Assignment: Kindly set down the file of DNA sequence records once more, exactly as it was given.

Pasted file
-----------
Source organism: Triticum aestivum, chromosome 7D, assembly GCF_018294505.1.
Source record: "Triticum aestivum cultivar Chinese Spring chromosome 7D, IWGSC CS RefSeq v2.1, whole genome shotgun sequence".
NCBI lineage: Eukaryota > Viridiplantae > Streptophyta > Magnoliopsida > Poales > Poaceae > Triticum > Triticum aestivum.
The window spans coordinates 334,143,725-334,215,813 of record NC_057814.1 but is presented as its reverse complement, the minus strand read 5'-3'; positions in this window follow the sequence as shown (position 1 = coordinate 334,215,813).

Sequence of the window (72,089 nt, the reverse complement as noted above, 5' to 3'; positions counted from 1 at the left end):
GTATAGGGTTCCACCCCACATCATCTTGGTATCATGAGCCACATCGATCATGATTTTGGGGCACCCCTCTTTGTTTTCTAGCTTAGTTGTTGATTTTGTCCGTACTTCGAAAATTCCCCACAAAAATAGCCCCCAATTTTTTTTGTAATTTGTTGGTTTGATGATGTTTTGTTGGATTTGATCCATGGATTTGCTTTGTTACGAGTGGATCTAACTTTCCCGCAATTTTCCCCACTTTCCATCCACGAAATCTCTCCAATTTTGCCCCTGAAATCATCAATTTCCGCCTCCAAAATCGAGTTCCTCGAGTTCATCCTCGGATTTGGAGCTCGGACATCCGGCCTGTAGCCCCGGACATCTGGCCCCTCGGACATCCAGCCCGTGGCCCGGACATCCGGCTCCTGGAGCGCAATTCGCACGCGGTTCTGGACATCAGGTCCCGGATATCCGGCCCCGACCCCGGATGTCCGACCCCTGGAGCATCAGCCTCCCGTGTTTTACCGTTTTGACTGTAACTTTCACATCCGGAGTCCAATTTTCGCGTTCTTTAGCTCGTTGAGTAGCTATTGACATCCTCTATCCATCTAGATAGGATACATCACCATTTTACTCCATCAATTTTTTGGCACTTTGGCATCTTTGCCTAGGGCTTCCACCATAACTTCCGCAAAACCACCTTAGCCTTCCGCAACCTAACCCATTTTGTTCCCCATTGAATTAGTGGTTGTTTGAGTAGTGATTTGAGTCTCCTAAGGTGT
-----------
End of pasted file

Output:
Source organism: Triticum aestivum, chromosome 7D, assembly GCF_018294505.1.
Source record: "Triticum aestivum cultivar Chinese Spring chromosome 7D, IWGSC CS RefSeq v2.1, whole genome shotgun sequence".
NCBI lineage: Eukaryota > Viridiplantae > Streptophyta > Magnoliopsida > Poales > Poaceae > Triticum > Triticum aestivum.
The window spans coordinates 334,143,725-334,215,813 of record NC_057814.1 but is presented as its reverse complement, the minus strand read 5'-3'; positions in this window follow the sequence as shown (position 1 = coordinate 334,215,813).

Sequence of the window (72,089 nt, the reverse complement as noted above, 5' to 3'; positions counted from 1 at the left end):
GTATAGGGTTCCACCCCACATCATCTTGGTATCATGAGCCACATCGATCATGATTTTGGGGCACCCCTCTTTGTTTTCTAGCTTAGTTGTTGATTTTGTCCGTACTTCGAAAATTCCCCACAAAAATAGCCCCCAATTTTTTTTGTAATTTGTTGGTTTGATGATGTTTTGTTGGATTTGATCCATGGATTTGCTTTGTTACGAGTGGATCTAACTTTCCCGCAATTTTCCCCACTTTCCATCCACGAAATCTCTCCAATTTTGCCCCTGAAATCATCAATTTCCGCCTCCAAAATCGAGTTCCTCGAGTTCATCCTCGGATTTGGAGCTCGGACATCCGGCCTGTAGCCCCGGACATCTGGCCCCTCGGACATCCAGCCCGTGGCCCGGACATCCGGCTCCTGGAGCGCAATTCGCACGCGGTTCTGGACATCAGGTCCCGGATATCCGGCCCCGACCCCGGATGTCCGACCCCTGGAGCATCAGCCTCCCGTGTTTTACCGTTTTGACTGTAACTTTCACATCCGGAGTCCAATTTTCGCGTTCTTTAGCTCGTTGAGTAGCTATTGACATCCTCTATCCATCTAGATAGGATACATCACCATTTTACTCCATCAATTTTTTGGCACTTTGGCATCTTTGCCTAGGGCTTCCACCATAACTTCCGCAAAACCACCTTAGCCTTCCGCAACCTAACCCATTTTGTTCCCCATTGAATTAGTGGTTGTTTGAGTAGTGATTTGAGTCTCCTAAGGTGT